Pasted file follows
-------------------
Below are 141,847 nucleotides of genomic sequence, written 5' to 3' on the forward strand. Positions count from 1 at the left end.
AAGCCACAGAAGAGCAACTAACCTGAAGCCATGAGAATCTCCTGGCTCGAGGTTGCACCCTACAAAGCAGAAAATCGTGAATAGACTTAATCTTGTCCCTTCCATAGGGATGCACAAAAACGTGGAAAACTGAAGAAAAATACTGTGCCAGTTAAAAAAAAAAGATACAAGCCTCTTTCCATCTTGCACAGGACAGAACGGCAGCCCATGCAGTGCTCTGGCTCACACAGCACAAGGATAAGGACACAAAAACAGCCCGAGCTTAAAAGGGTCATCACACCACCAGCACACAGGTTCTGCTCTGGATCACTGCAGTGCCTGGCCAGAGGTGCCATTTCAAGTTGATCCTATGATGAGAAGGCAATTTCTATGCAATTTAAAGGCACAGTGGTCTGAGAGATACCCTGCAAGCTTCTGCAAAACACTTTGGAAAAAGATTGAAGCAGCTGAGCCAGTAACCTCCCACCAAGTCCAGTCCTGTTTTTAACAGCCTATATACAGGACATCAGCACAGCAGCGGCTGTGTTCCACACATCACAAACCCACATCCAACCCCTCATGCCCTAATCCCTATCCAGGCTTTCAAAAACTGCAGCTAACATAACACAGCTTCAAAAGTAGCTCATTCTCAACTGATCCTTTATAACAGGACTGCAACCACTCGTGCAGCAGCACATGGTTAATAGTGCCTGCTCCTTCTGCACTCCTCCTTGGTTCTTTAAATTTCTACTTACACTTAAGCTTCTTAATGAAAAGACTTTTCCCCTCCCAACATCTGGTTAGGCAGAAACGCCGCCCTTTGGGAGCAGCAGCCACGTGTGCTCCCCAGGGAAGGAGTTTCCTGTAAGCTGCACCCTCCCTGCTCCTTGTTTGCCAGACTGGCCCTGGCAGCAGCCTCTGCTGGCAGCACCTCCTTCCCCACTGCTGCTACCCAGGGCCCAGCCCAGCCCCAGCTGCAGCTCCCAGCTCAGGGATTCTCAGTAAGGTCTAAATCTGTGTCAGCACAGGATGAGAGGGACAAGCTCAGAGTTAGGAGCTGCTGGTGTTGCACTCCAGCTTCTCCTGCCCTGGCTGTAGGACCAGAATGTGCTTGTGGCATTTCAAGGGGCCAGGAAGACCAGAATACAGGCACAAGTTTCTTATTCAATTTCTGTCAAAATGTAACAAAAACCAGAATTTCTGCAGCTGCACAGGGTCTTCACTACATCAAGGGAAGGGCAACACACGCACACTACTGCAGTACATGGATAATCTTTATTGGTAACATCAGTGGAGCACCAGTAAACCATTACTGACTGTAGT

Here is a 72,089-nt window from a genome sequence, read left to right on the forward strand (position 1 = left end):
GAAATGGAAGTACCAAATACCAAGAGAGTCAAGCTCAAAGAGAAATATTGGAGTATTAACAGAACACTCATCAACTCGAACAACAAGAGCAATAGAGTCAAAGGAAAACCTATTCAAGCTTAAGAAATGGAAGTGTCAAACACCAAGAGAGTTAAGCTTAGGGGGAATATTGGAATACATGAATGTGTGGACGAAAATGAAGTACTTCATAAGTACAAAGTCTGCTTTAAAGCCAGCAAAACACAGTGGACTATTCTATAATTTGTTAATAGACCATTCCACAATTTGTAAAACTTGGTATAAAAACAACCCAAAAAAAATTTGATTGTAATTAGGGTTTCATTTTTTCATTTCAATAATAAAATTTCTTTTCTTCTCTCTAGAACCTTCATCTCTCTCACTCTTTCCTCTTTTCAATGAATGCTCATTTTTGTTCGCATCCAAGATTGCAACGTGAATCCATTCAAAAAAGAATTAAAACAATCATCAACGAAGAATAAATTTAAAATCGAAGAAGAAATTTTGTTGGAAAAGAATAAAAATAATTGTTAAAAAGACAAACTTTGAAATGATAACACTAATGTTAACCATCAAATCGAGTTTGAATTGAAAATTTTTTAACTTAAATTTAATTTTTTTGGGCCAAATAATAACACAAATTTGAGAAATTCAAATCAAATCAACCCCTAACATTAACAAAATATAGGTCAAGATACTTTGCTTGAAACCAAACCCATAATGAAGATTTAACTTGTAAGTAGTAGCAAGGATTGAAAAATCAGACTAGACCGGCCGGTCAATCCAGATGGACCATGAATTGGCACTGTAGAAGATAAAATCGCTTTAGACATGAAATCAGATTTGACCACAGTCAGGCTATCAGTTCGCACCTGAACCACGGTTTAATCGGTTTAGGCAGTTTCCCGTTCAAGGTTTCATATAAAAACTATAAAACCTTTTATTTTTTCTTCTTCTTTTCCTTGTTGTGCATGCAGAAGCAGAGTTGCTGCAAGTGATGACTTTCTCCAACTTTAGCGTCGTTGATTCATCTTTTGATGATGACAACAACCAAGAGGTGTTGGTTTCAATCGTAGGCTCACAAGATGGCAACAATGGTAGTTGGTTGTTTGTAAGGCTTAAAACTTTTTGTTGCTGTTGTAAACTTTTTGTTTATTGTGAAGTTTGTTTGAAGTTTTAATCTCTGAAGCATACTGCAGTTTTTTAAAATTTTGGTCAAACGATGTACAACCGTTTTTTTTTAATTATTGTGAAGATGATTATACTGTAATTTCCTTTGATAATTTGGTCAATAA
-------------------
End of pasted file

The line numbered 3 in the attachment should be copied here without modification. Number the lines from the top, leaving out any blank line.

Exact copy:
Here is a 72,089-nt window from a genome sequence, read left to right on the forward strand (position 1 = left end):